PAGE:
After four years during which the Israel Defense Forces has operated in keeping with short-term budget plans, sometimes of just a few months, the General Staff is now formulating a multi-year plan – codenamed Gideon – that will allow the military to ready itself for the threats in the region and streamline its budget by means of long-term contracts.
Chief of Staff Gadi Eisenkot has issued a directive under which the IDF will focus its operations this summer on training exercises in preparation for the next war until the multi-year plan is approved by the political echelon. To achieve this, the army will have to suspend some of its development and procurement programs.
The IDF's budget amounts to approximately NIS 30 billion, out of the NIS 57 billion defense establishment budget in total.
According to a senior defense official, a multi-year program is a necessity and will lead to increased efficiency and financial savings.
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"Contractual engagements for just a few months, or even a year, are clearly more costly than contractual engagements for several years," the defense official says.
"And I don't mean only with regard to stockpiles of munitions, but also basic goods such as tuna for battle rations and cottage cheese. The fact that we weren't allowed to receive a multi-year budget meant a loss not only for the defense establishment but for the state budget too. Allowing us to implement such a budget plan would be in the interest of the new government."
The bottom line, say army officials, is that security costs in 2015 will be higher than ever. "Acquiring intelligence in today's technological era costs a lot more than in the past," says the senior defense official. "The bombs are smarter and thus more expensive – and the food costs, too, have increased on a regular basis."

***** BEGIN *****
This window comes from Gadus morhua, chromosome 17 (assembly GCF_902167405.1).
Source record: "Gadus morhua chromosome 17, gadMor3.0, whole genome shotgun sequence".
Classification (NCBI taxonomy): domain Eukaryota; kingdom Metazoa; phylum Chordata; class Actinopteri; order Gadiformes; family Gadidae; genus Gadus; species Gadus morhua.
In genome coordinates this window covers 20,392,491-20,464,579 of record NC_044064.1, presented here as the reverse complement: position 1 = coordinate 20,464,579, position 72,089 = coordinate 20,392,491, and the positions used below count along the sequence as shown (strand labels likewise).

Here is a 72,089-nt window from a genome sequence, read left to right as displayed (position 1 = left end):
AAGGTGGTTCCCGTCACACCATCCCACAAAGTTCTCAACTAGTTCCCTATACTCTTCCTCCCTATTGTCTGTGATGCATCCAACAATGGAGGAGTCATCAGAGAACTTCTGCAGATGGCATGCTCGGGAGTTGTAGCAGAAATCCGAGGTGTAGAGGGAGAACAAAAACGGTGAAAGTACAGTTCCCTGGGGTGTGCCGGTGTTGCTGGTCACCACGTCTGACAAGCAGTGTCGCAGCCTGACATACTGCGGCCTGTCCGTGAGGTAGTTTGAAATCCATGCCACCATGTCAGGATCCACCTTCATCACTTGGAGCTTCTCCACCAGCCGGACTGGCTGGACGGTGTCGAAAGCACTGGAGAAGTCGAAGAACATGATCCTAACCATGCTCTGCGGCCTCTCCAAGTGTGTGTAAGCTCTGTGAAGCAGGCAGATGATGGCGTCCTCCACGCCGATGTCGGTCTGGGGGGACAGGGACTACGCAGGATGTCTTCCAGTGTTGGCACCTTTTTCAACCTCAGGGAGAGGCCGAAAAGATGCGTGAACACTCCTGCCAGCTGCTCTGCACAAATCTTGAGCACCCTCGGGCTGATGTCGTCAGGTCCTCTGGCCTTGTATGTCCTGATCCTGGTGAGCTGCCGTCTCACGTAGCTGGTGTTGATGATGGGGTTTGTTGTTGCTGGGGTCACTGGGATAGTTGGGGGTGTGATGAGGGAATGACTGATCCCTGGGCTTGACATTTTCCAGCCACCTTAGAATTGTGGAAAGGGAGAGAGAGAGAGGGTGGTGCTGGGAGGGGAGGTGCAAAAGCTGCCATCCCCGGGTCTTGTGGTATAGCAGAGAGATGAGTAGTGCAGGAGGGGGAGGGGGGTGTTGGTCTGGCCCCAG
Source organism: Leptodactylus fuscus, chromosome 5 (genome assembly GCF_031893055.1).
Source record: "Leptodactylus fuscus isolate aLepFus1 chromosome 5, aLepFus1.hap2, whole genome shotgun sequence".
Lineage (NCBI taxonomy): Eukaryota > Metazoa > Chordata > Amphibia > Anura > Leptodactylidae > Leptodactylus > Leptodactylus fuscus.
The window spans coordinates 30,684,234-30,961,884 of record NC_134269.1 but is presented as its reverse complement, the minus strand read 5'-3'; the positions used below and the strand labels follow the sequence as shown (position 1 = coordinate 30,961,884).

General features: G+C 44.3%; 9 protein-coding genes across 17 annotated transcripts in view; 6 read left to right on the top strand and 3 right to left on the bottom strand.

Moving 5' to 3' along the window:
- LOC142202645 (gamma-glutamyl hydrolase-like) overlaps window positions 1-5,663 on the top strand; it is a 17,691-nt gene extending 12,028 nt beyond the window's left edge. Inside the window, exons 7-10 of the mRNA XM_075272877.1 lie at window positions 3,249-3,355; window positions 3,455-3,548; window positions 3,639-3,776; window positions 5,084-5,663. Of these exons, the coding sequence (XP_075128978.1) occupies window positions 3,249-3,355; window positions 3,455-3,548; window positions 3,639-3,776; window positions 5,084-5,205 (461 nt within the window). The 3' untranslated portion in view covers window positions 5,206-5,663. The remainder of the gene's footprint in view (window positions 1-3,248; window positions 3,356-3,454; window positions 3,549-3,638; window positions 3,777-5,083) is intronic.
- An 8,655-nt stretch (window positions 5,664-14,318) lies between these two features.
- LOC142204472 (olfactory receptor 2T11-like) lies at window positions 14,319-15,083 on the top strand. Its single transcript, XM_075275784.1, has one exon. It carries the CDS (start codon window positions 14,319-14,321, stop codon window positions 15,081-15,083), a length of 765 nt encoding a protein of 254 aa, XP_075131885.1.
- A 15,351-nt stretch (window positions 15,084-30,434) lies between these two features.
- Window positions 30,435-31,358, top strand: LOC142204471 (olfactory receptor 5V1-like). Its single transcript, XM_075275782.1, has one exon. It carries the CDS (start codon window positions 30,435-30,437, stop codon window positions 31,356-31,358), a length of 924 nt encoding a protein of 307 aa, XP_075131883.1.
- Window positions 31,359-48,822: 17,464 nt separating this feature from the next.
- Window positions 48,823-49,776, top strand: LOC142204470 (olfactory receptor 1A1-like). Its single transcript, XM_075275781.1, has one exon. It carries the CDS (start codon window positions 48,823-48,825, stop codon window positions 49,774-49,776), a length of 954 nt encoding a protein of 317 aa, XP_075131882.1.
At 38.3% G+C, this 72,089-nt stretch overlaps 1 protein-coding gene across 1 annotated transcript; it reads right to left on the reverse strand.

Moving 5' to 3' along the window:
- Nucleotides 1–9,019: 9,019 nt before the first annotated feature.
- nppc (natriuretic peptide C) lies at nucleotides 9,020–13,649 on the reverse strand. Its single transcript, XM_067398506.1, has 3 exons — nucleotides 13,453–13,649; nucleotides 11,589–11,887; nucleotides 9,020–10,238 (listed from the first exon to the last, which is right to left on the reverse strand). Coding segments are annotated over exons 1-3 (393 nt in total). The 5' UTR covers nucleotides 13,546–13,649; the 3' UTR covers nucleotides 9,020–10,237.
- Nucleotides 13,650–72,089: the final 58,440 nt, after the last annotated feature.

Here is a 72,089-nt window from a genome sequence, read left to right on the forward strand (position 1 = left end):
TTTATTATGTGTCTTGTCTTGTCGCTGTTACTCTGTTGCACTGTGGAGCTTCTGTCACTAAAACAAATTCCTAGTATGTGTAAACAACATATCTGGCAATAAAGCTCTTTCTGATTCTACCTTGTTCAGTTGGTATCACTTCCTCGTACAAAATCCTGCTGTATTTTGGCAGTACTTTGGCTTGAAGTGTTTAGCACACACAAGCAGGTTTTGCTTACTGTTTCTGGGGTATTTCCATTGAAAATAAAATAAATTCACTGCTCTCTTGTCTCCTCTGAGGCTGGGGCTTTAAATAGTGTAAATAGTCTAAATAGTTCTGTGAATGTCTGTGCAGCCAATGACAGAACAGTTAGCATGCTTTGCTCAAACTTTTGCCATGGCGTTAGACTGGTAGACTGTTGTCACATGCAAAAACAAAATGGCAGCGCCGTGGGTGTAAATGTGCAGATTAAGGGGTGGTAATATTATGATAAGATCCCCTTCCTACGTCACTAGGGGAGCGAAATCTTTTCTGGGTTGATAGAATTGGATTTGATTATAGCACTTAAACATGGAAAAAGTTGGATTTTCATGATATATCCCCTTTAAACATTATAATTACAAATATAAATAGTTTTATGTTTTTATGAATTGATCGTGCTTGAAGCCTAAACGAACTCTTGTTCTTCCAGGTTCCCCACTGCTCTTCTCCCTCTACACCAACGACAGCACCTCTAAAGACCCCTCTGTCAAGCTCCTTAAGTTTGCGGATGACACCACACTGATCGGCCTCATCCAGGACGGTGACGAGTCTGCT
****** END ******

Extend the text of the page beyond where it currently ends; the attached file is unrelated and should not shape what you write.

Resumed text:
One of the main and most expensive items on the agenda involves the IDF's active defense systems against rockets.
"The public wants protection against rockets, especially from Hezbollah, but isn't always aware of the cost. A single David's Sling missile costs around $1 million, and a missile like that only intercepts one rocket," the defense official says, noting that even though the development of the Iron Dome system was expensive, it did prove itself worthwhile during Operation Protective Edge.
According to the official, the 600 or so interceptions carried out by the Iron Dome batteries during the operation saved not only lives but also billions in state compensation to victims of rocket attacks.
Meanwhile, Eisenkot has instructed the IDF to continue with its program of lay-offs under which 2,500 permanent force officers and NCOs have already left the army. Another 2,000 permanent force members will be dismissed over the coming two years.